HB:

Sort of an audition process out in the public?

AB:

100% yes. It was totally an audition process.

HB:

So a moment of transparency, we are in the past, recording this on Tuesday. As folks are listening to this on Wednesday morning, should they expect to have an answer to the big question, who will be serving as managers?

AB:

It depends on what time in the morning you're listening to it.

HB:

Fair.

AB:

What we do know is that they are going to vote on a resolution tomorrow to transmit the articles of impeachment to the Senate and name House managers. The House Majority Leader, Steny Hoyer, told us today that he doesn't know for sure on timing. We don't know what time the House will vote on any given bill until the night before usually. So he said he didn't know on timing yet, but he did say that it's possible that Pelosi will announce the names of the impeachment managers before they actually vote on the resolution. But that's kind of all he said and all that we know so far. So it's possible by the end of the day tomorrow, yes, you will absolutely know. The end of the day, today when you're listening to this. It's really anyone's guess when that will ...

HB:

So let's play a guessing game then. Whose names are being floated then as possible managers?

AB:

Yeah. This has been a game that we have been playing on the Hill with the other reporters for a while now. There are two that we basically know for sure. And then other members have said absolutely Adam Schiff and Jerry Nadler, the Intel and Judiciary chairs respectively, will be impeachment managers and they will lead the impeachment managers team. A few other names that have been floating around, all of them have been members of the Intel and Judiciary Committees, which were obviously really closely involved in the impeachment investigation in the House. So a few other names that people have floated: Jim Himes of Connecticut, Eric Swalwell of California who's a close ally of Pelosi's. He's on TV all the time and really good at going out and making the House Democrats message.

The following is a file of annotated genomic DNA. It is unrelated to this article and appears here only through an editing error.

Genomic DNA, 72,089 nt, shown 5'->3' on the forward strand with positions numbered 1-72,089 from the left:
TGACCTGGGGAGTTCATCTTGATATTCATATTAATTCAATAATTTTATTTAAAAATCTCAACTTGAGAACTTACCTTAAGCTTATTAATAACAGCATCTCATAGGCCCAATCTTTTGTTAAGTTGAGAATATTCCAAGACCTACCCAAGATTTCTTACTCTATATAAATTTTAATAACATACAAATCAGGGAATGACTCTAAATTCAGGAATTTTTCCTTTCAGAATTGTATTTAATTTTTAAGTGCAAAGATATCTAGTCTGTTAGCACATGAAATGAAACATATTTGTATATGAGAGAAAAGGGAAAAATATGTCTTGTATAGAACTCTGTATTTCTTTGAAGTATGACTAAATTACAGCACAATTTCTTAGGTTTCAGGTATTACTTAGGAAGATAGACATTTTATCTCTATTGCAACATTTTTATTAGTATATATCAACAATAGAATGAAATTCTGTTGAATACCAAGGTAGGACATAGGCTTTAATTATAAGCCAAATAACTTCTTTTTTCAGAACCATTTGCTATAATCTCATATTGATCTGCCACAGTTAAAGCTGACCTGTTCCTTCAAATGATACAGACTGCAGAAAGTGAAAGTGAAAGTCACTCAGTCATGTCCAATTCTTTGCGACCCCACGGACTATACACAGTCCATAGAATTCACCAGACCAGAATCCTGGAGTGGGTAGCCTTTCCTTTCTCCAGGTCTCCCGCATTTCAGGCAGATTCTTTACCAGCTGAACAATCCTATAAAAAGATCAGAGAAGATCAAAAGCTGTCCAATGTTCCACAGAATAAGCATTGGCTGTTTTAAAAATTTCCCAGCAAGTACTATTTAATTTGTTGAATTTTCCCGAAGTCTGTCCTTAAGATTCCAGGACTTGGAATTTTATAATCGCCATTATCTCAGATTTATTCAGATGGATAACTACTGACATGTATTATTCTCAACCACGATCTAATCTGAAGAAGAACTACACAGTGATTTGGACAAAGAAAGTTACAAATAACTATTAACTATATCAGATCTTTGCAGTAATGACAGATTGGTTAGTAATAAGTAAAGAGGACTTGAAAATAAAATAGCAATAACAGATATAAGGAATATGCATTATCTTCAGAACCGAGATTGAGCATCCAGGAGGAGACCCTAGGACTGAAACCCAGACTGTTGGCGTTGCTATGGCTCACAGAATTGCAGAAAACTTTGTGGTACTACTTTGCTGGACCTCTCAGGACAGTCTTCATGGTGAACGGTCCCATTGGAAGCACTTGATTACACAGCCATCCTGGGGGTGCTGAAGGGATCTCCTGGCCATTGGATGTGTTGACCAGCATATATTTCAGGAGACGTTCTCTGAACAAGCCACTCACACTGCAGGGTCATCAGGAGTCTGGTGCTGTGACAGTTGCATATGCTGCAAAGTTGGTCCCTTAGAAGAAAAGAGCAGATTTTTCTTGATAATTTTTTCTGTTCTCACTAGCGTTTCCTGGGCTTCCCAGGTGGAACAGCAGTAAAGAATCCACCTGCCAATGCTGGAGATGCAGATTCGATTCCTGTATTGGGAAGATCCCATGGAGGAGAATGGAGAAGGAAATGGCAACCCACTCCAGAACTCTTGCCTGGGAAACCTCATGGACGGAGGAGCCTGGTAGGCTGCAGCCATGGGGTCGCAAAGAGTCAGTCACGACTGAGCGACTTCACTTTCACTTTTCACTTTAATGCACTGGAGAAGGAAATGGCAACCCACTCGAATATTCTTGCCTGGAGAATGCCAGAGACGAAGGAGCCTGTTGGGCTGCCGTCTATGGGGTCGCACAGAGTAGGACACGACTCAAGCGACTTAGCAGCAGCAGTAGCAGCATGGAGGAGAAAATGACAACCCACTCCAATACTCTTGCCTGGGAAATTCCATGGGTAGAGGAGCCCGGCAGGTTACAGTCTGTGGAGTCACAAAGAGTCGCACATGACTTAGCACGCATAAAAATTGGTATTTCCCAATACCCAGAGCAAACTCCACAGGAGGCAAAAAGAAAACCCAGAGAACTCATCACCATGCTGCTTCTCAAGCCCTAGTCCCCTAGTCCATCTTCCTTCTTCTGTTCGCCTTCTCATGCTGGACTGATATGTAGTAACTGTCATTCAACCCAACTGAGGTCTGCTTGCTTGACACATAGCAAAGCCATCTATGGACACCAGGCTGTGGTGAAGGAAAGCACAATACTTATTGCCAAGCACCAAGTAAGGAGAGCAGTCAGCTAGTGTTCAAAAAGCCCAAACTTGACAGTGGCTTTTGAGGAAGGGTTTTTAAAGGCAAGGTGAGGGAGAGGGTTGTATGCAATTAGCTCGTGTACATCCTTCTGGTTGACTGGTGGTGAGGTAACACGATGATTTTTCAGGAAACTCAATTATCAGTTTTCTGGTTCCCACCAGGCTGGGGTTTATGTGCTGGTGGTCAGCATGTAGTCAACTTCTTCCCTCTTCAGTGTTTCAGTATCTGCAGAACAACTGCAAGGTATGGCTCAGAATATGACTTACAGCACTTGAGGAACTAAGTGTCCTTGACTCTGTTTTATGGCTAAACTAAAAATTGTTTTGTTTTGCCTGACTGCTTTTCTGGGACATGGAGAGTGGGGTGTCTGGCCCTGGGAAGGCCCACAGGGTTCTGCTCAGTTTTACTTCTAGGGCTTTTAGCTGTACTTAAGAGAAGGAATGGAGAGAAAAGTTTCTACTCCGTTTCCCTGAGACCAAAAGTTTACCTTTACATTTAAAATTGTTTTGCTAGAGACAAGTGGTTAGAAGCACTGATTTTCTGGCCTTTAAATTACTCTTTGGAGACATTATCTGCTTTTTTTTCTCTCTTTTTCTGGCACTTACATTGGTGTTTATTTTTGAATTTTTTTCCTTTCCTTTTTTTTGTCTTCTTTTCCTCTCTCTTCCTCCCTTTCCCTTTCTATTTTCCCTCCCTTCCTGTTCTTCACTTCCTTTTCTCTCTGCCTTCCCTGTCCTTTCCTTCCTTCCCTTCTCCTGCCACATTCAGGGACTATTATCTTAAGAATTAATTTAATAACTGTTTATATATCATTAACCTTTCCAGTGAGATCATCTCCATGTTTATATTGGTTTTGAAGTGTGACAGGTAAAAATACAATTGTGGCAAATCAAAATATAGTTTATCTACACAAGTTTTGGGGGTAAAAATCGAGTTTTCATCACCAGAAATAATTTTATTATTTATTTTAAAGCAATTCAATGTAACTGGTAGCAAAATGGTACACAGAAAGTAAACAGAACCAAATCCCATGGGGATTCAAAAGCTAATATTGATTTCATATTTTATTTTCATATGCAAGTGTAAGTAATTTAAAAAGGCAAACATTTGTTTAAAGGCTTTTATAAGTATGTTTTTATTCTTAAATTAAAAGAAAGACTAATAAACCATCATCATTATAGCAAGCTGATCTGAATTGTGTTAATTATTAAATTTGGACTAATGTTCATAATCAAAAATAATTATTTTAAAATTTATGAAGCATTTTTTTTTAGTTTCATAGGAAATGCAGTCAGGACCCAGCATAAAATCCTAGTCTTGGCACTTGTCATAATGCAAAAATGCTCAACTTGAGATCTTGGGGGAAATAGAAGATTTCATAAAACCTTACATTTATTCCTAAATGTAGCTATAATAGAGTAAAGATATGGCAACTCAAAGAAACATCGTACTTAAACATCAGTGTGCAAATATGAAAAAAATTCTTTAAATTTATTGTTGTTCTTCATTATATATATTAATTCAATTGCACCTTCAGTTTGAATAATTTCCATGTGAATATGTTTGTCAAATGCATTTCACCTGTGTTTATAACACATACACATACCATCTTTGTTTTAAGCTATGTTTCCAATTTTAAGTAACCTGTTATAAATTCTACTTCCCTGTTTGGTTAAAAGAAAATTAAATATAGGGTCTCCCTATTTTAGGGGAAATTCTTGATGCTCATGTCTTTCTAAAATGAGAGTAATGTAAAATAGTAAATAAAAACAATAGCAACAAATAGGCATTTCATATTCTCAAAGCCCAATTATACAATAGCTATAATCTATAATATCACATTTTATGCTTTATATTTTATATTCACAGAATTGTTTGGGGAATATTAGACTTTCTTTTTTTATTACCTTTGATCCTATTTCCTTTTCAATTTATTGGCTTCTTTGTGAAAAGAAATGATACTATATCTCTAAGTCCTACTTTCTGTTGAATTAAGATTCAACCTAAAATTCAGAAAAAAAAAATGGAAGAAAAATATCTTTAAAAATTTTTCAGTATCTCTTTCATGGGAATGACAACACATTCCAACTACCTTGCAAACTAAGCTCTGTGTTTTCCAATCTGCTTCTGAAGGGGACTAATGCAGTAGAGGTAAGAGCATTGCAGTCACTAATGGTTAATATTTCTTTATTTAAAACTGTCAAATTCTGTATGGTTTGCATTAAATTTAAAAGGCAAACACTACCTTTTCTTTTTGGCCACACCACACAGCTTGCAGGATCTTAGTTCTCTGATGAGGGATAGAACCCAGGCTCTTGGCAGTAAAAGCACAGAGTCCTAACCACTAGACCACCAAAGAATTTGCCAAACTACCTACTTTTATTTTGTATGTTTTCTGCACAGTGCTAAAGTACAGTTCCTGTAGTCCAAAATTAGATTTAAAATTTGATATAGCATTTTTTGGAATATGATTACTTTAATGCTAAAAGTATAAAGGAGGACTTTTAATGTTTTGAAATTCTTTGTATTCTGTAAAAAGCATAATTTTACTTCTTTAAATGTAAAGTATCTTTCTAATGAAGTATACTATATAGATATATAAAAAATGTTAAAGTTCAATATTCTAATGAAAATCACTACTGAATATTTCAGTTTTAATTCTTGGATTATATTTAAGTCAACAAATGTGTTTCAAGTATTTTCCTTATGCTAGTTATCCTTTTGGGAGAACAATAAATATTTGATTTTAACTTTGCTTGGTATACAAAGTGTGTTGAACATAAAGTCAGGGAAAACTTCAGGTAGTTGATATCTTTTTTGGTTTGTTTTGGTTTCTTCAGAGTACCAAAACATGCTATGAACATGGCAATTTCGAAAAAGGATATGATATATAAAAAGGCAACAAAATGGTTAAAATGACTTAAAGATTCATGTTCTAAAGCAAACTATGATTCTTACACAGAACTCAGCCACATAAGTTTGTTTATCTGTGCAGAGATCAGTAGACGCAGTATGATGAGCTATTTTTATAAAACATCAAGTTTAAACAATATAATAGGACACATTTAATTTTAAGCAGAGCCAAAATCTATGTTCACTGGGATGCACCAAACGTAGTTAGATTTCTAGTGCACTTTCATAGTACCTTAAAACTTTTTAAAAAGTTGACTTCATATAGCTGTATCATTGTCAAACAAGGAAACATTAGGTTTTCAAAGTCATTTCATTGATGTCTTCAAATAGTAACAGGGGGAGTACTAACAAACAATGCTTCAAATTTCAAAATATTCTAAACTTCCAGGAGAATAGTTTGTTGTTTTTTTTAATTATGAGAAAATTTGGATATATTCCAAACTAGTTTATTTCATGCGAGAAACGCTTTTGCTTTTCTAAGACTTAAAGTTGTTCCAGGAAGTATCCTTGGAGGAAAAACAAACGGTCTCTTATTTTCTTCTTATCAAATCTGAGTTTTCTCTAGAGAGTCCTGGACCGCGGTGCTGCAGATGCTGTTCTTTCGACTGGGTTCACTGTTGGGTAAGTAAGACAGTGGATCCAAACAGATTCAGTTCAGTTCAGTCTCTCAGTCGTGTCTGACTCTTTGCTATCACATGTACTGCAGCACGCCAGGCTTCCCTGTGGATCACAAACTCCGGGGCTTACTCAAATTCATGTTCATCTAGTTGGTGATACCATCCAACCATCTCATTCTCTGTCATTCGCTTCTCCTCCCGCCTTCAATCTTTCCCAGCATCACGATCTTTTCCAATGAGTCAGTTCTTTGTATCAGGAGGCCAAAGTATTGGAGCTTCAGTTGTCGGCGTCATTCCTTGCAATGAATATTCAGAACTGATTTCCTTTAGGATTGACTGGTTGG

AB:

Val Demings of Florida. I think that Pelosi wants to be conscious about making sure it's not just white dudes that are headed over there to make the case. And Demings is a black woman who's on the Judiciary Committee and was really, really kind of some star moments in the hearings. She's a really apt questioner. She's very, very smart, and so she's also been talked about a lot. I do know that Madeleine Dean of Pennsylvania, she's a really smart freshman member also on Judiciary who has kind of been jockeying for the role. And she's the kind of person who this could really kind of ... and this is true for Demings as well, who could really kind of have a star turn.

HB:

Question. What's the latest word on Justin Amash, the now Independent Congressman from Michigan who left the Republican party mid last year?

AB:

We haven't really heard anything in particular. This is one of those things, the impeachment managers are one of those things that Nancy Pelosi is holding really close to the chest, and I don't think that even people really close to her know what she's thinking. But Justin Amash has really been floated, members of Congress, by some reporters. Like you said, he left the Republican party over differences about supporting impeachment, and he is the kind of person that could maybe go and talk to people like Susan Collins and Lisa Murkowski in a more moderate Republican case for why they should vote to remove Trump from office. So I don't know, but I think it would be a really, really interesting choice and I think he would be great at it.